Earlier this year, I found myself explaining the procedure for making popcorn in a pot, on the stove, without pre-buttered, microwaveable kernels. I had never before realized that there are people who think that the only way to make popcorn is in a microwaveable bag. This revelation led to an idea: take foods that are best known in their instant format and create a cookbook/cookzine/cookblog explaining the procedure for making them the proper/old fashioned/slow/healthy way.
I can think of a few foods that might benefit from this treatment. Macaroni and cheese may be the most notable example. Among other boxfoods, though, there's stroganoff, french fries (which don't actually have to come out of a bag in the frozen food section), any number of sauces and salad dressings, the abovementioned popcorn and a whole legion of other foods. Suggestions in the comments, if you have something to add to the list.
I've got a problem. I've had a lifelong obsession with building things by hand. I love the sensation of seeing something come to life through my efforts. In physical making, there's a certain amount of feedback and consequence. I actually enjoy having to clean the ink out from under my fingernails after screen printing. These days, however, the majority of my work is digital, with very few protrusions into the physical world and with little to no non-digital making. That's gotten me thinking.
I'm planning my day. On my to-do list, I've put the words "update website." I know that I have a meeting later that I'll have to drag myself away from my work to attend. Here's the problem: when I'm only working digitally, it doesn't feel as if I'm actually pulling myself away from anything. The majority of my life, work and leisure time involves interfacing with a screen. Fixing my website doesn't feel like an engrossing task. There isn't a feeling of immersing myself in one thing, mainly because I'm not. I know that in the browser I have open to test my changes, I'll also have tabs going for email and Twitter. I also know that when I leave to go to my meeting, there won't be any tidying up to do. I'll just have to fold down the laptop and go.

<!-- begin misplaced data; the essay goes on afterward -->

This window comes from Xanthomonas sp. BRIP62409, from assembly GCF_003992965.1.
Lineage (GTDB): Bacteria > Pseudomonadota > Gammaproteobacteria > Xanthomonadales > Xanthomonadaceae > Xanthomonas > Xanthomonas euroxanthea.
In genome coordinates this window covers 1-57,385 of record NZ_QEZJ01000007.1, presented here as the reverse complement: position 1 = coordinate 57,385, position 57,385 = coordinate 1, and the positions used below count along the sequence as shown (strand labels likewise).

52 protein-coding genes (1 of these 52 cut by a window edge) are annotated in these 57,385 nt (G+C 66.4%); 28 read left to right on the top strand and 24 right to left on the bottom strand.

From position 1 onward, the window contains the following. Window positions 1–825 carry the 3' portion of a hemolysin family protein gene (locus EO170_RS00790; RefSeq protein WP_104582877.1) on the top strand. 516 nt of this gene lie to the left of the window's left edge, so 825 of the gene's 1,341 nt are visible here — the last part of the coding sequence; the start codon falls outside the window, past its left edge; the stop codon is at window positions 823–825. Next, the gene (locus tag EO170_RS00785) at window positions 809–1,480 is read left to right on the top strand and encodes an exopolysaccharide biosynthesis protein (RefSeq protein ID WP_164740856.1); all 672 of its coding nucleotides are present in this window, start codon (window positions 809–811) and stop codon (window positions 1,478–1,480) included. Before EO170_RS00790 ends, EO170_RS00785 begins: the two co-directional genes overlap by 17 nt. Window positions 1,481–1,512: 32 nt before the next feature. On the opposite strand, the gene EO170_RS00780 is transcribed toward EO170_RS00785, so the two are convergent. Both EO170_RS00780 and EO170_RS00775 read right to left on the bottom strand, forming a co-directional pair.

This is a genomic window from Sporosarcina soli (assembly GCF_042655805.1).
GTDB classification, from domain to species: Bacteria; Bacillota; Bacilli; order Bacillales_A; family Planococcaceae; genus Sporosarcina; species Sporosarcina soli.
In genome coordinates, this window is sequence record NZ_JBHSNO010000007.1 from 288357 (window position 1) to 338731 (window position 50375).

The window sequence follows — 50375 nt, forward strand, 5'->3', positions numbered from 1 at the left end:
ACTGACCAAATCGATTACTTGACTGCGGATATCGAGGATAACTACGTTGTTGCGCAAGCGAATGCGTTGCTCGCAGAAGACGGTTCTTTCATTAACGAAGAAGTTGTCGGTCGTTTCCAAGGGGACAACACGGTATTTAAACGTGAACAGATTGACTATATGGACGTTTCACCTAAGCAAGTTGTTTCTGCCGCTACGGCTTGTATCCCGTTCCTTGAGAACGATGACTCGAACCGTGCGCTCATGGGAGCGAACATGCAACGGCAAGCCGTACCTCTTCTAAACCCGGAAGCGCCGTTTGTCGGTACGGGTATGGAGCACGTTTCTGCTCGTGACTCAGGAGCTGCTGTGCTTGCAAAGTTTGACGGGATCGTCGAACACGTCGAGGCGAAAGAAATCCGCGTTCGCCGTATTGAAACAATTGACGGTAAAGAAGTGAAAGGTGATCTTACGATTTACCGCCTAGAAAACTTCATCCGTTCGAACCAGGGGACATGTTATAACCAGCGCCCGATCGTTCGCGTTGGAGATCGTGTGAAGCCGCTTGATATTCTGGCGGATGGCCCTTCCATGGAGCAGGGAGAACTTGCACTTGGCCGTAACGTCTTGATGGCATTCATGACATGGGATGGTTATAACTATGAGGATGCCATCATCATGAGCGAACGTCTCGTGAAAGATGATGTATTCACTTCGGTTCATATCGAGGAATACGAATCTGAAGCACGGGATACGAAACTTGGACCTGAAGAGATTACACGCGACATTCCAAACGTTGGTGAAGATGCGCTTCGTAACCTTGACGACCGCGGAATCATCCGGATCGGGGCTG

It may seem absurd, but I want a way for my digital activities to be a little more demanding. I want to actually need to concentrate and prepare. I want the little rituals that come along with more physical forms of making. I mark things on a physical to-do list because stroking out an entry with a marker feels more satisfying than just clicking on a box. I keep a drawing board because some things are better sketched out by hand than drawn on a computer. How can I make my digital activities more tactile, beyond the standard idea of drawing with a tablet? Why can't I hook a block of clay up to a 3D modeling program and work with hands and knife? And, the big question: what's the tactile analogue of a natively digital activity like web design?